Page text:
Russia’s New Law Against Foreign Media ‘Won’t Even Work’
New amendments targeting U.S. media could implicate news organizations from other countries too
After the Kremlin-backed RT news outlet begrudgingly registered as a foreign agent on Monday, Russia promised to retaliate. Earlier on Wednesday, its lawmakers did just that.
New legislation, which will allow authorities to brand any international media organization a “foreign agent,” passed swiftly through three readings in the State Duma today, ending in a 414-0 vote. President Vladimir Putin is expected to sign the amendments into law by the end of the month.
State Duma vice speaker Pyotr Tolstoy told The Moscow Times that the United States forced Russia’s hand. “We are learning from our American colleagues, and we are trying to keep up,” he said.
Tolstoy said that lawmakers will also consider whether U.S. advertising is detrimental to Russian voters, referring to Twitter’s ban on advertising from RT and Sputnik last month.
“I don’t know what people expect from us,” he added. “But Russia is not a country that will go without a response.”
U.S. officials say that RT’s registration under the obscure 1938 Foreign Agent Registration Act (FARA) will not limit the network's ability to work in the country, but will only require the outlet to disclose its mission and funding.
The Russian response, however, takes much broader measures.
While the State Duma’s legislation does not include a list of media organizations to be targeted, Russian media has previously reported that Voice of America and Radio Free Europe — which receive government funding — the privately-owned CNN and Germany’s public broadcaster Deutsche Welle could be affected. On Wednesday, lawmakers said that Russia’s Justice Ministry would select the outlets.
Sergei Neverov, a lawmaker representing the United Russia party, assured reporters on Wednesday that the new legislation will not affect Russian media outlets that receive a significant chunk of foreign funding.
"This draft law does not regulate the Russian media in any way,” he said. “It is a question of foreign media and their activities on the territory of the Russian Federation."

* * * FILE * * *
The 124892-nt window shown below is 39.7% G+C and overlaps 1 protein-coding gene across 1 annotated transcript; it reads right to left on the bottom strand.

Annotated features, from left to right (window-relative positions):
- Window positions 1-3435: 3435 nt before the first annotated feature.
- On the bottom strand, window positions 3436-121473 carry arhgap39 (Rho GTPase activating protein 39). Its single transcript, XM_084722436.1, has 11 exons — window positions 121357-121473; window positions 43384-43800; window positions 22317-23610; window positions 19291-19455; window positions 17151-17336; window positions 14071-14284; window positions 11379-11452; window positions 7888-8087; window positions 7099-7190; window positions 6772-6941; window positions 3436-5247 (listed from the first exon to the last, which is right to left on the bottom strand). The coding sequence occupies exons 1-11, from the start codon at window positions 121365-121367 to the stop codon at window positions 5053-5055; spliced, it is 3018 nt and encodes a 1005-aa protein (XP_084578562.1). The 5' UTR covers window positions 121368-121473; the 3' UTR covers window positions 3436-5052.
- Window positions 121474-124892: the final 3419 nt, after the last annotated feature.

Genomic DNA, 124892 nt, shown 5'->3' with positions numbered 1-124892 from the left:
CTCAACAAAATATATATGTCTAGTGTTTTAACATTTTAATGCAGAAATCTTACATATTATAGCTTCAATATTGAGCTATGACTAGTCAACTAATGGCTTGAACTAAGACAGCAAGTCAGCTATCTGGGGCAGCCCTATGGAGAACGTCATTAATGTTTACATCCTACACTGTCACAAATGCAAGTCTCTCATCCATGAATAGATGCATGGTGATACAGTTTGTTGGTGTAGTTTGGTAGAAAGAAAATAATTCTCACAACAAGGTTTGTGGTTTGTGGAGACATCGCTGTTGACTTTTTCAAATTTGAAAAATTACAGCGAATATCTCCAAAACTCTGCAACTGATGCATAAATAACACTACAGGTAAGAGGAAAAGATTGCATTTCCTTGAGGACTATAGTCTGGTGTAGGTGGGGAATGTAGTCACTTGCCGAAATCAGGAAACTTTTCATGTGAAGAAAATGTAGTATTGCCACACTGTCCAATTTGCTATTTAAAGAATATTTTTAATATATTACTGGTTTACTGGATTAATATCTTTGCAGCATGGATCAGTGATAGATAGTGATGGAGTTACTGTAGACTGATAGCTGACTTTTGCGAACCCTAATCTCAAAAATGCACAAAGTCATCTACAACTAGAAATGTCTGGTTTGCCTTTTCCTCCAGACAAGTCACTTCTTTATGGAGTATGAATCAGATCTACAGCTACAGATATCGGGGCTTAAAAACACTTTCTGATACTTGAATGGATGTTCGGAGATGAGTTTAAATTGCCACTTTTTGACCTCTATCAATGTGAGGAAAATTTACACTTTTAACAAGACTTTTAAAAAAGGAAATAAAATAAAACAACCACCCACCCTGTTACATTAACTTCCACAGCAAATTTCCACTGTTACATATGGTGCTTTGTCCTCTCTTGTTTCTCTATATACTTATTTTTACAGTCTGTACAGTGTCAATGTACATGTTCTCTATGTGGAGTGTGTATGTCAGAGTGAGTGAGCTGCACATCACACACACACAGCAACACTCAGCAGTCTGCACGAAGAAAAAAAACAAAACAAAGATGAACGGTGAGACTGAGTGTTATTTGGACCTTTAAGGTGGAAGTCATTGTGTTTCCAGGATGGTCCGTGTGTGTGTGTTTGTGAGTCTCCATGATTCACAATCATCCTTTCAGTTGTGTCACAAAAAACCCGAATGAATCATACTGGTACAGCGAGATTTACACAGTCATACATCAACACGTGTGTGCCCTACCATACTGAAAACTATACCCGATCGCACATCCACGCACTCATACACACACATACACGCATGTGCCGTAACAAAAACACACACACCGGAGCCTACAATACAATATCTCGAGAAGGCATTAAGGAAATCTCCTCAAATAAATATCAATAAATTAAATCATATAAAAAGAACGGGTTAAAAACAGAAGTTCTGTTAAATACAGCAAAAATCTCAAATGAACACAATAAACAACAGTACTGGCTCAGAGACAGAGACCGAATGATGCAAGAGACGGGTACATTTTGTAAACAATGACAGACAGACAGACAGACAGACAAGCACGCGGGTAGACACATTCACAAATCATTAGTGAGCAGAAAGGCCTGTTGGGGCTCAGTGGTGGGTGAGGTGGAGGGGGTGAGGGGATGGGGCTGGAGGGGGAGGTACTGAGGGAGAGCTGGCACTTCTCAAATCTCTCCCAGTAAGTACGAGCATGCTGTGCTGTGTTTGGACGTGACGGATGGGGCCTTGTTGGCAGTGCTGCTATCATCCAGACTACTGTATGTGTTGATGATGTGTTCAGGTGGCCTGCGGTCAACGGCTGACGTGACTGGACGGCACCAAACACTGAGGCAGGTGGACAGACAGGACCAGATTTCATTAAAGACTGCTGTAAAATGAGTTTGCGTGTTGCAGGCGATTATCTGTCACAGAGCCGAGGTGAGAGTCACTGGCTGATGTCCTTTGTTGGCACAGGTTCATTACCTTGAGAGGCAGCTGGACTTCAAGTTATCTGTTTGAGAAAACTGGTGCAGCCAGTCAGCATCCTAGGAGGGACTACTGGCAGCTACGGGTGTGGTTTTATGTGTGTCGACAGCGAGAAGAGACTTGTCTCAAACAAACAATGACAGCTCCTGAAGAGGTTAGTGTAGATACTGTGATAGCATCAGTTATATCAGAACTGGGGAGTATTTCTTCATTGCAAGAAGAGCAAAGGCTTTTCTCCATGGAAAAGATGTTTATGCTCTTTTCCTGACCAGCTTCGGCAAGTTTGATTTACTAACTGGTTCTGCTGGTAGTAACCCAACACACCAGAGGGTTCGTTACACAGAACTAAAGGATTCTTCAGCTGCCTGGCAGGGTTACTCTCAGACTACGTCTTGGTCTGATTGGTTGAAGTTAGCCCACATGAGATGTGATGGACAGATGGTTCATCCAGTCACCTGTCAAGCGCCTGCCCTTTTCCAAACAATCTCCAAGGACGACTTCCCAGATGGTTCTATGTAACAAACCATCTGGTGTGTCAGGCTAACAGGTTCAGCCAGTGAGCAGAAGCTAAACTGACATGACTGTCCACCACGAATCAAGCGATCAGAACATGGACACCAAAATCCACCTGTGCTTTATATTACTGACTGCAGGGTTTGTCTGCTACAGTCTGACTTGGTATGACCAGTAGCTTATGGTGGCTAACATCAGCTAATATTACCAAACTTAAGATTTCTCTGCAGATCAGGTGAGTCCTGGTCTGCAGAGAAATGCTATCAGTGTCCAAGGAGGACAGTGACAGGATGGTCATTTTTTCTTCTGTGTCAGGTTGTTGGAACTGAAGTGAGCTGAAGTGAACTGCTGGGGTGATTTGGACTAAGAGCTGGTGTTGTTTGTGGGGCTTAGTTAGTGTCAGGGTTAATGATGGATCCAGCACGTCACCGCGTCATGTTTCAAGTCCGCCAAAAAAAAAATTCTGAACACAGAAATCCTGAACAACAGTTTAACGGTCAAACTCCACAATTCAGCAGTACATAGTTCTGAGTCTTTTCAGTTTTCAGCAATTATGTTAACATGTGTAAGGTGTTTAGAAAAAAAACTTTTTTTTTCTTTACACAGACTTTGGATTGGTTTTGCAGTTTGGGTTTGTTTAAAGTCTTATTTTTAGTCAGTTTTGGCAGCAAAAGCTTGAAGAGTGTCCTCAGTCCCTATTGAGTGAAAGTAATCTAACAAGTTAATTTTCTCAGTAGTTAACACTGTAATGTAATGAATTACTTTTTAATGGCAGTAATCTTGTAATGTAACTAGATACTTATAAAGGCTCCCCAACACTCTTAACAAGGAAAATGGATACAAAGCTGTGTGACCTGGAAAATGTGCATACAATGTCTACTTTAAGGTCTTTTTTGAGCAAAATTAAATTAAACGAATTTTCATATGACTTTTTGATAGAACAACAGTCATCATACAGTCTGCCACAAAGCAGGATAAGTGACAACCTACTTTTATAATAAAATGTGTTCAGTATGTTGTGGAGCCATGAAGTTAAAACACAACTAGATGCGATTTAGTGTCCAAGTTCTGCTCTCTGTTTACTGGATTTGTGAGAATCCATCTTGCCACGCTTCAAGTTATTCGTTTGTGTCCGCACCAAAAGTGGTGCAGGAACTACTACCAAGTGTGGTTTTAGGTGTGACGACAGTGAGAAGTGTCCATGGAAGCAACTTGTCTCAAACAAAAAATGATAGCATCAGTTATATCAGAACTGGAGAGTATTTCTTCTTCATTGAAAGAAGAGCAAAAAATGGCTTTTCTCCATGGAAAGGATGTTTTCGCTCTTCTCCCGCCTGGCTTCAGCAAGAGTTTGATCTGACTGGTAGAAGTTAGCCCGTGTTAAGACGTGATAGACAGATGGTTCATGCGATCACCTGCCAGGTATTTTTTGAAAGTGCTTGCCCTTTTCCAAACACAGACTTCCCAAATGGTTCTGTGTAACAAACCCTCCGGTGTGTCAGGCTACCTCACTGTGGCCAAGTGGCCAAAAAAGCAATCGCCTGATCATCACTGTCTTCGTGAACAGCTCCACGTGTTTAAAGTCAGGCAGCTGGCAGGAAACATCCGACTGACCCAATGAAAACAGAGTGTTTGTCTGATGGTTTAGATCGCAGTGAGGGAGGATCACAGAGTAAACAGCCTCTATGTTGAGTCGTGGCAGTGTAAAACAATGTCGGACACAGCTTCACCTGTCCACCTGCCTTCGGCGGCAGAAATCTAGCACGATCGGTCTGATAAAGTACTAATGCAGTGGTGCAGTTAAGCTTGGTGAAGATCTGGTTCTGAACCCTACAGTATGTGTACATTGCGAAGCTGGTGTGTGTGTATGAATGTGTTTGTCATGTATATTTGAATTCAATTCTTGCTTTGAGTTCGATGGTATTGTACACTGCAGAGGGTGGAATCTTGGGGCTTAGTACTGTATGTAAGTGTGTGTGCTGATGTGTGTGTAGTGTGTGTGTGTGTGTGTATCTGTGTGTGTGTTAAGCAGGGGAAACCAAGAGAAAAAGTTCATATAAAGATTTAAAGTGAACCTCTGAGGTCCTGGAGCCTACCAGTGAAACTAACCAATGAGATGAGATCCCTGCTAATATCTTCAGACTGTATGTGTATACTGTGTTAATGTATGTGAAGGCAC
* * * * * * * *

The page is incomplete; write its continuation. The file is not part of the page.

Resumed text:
The legislation states that outlets designated “foreign agents” would have to follow the same requirements applied to foreign-funded NGOs.
The organizations that land in the Justice Ministry’s registry under the 2012 law are subject to additional checks and are required to identify all publications as having been produced by a “foreign agent,” a label with Soviet-era connotations of espionage. They also have to submit regular reports on their funding, objectives and expenses.
Speaking on Rossia-1 on Wednesday, State Duma deputy Yevgeny Revenko said that staff of foreign media who refuse to register as foreign agents under the new legislation could face up to two years in prison.
“I believe that the Ministry of Justice of the Russian Federation will quickly take advantage of these opportunities,” Revenko added.
Nikolai Svanidze, the head of the Human Rights Council’s commission on civil liberties, told The Moscow Times Wednesday that the move “follows the format of the Cold War.” But, he said, while the Russian legislation is a “formal mirror response” to the U.S., it takes far broader measures, and is “absolutely unjust.”
“RT is a government outlet, but CNN is not,” he said. “And this new legislation does not only apply to American channels, but any outlet with foreign funding.”
Svanidze blamed the United States for the new legislation, calling its move to force RT to register “an absolutely absurd decision.” Although he conceded that Russia was “already heading in this direction,” he said that the “RT decision sped it up.”
Russia’s human rights ombudsman Mikhail Fedotov told The Moscow Times that the law was written poorly. “In practice, the law won’t even work," he said, because the Duma deputies confused the legal definition of media.
“The president should send the law back to the Duma,” Fedotov added. “You can’t write laws this way. It degrades our legal system.”